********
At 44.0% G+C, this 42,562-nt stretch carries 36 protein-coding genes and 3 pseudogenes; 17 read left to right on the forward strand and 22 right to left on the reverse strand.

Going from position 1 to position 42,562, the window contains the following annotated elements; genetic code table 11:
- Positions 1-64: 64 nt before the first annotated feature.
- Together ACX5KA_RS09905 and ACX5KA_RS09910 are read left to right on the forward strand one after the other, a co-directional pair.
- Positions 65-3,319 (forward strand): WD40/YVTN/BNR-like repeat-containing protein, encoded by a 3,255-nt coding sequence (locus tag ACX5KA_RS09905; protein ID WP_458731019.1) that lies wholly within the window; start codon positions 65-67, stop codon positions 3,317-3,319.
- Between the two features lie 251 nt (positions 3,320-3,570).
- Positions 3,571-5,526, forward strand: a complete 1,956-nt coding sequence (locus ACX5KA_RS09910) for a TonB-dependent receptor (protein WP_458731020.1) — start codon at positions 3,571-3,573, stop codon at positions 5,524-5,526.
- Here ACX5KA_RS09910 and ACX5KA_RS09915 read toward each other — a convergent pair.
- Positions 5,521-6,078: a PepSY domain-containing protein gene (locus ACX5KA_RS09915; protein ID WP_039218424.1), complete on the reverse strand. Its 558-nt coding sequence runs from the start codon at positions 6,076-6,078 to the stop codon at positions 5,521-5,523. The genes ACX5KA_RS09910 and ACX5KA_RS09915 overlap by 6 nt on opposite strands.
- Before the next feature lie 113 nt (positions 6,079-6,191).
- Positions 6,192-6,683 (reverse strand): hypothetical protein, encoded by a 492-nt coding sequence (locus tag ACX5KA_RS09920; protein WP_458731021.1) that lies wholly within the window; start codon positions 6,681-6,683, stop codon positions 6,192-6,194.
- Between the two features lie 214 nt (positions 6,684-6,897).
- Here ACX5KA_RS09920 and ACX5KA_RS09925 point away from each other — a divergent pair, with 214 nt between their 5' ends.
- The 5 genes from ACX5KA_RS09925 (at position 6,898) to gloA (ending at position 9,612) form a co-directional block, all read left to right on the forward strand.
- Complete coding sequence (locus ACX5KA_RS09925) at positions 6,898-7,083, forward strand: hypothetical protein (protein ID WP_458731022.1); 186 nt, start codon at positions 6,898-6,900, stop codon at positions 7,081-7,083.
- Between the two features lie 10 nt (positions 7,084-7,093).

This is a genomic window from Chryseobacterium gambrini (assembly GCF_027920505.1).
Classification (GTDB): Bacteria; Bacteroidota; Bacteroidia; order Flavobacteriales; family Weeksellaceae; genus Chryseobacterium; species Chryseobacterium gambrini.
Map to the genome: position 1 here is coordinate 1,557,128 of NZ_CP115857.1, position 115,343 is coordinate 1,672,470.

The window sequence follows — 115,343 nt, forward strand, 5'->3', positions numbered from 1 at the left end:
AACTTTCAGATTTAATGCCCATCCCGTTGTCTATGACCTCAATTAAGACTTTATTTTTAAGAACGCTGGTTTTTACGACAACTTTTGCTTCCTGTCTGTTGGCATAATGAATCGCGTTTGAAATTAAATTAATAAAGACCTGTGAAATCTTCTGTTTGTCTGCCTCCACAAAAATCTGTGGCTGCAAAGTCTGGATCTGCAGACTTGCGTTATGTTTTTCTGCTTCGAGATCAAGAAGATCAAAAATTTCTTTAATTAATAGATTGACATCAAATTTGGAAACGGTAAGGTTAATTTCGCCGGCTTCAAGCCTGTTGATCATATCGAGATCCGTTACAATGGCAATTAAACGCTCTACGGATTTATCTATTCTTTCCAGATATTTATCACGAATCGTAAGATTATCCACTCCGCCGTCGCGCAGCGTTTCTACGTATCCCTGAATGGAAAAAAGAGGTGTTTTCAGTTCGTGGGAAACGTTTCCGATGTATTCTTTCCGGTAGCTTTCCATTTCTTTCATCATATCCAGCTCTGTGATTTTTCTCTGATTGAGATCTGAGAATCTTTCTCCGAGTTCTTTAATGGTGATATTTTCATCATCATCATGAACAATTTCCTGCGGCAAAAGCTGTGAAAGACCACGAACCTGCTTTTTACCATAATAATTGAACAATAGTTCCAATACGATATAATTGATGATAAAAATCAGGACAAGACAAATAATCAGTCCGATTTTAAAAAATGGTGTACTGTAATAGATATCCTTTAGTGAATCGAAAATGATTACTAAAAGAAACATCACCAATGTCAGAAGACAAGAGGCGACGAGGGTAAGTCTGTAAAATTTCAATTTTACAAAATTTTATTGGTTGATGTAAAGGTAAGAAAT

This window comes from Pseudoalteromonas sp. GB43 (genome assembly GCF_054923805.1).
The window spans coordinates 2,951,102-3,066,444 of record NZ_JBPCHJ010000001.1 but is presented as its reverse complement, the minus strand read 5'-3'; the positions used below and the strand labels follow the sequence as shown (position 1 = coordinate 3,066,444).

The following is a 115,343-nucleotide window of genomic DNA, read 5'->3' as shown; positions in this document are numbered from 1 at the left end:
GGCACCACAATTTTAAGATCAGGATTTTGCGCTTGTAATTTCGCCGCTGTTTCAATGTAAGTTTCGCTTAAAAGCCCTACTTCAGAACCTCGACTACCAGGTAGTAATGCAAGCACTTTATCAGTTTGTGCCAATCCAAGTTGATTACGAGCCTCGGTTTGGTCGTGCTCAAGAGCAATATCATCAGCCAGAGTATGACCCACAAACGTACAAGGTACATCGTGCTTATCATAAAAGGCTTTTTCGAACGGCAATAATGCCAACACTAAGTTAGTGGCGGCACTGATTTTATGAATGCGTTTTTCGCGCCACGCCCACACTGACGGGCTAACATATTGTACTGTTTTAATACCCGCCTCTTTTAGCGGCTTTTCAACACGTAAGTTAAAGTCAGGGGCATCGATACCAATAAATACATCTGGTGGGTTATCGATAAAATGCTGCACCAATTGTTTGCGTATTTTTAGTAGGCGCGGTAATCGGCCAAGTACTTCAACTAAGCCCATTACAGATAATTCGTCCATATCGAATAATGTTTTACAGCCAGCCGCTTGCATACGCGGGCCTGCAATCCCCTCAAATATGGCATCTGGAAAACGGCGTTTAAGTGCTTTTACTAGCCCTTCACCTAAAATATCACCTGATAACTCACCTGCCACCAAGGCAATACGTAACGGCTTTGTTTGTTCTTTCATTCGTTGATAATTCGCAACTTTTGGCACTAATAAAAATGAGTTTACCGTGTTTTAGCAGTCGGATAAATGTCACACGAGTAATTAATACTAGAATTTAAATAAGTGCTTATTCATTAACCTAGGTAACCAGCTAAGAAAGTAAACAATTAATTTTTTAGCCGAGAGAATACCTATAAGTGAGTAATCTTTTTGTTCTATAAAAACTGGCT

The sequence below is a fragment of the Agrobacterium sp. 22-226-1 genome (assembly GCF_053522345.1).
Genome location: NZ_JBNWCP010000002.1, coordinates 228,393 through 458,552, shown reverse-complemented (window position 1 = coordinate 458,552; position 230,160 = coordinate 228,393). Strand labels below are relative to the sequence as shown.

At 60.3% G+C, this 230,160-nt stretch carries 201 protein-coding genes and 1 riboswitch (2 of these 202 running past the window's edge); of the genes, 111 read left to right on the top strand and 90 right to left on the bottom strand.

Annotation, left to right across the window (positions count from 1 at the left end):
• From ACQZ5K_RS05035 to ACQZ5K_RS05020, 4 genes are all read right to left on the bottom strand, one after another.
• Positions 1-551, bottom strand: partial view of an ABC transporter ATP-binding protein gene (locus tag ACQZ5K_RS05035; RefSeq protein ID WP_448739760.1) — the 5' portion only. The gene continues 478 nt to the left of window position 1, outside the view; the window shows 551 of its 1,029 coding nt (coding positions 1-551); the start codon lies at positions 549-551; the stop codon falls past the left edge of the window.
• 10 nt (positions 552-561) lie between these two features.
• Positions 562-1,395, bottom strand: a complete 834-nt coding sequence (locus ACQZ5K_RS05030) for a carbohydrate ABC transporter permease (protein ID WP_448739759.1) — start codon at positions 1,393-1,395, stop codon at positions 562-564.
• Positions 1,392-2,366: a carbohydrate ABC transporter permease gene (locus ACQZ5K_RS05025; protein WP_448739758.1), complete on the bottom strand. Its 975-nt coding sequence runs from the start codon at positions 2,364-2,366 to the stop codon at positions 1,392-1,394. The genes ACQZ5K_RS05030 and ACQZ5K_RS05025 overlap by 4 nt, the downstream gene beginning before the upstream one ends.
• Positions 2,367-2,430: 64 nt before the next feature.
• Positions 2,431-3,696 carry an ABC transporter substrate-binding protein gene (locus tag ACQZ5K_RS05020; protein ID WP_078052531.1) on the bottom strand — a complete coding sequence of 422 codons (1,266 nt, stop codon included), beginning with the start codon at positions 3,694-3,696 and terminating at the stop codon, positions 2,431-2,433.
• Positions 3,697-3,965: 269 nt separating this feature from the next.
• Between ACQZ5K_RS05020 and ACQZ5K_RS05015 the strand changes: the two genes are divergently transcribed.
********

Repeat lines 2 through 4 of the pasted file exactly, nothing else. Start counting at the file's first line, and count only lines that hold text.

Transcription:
Going from position 1 to position 42,562, the window contains the following annotated elements; genetic code table 11:
- Positions 1-64: 64 nt before the first annotated feature.
- Together ACX5KA_RS09905 and ACX5KA_RS09910 are read left to right on the forward strand one after the other, a co-directional pair.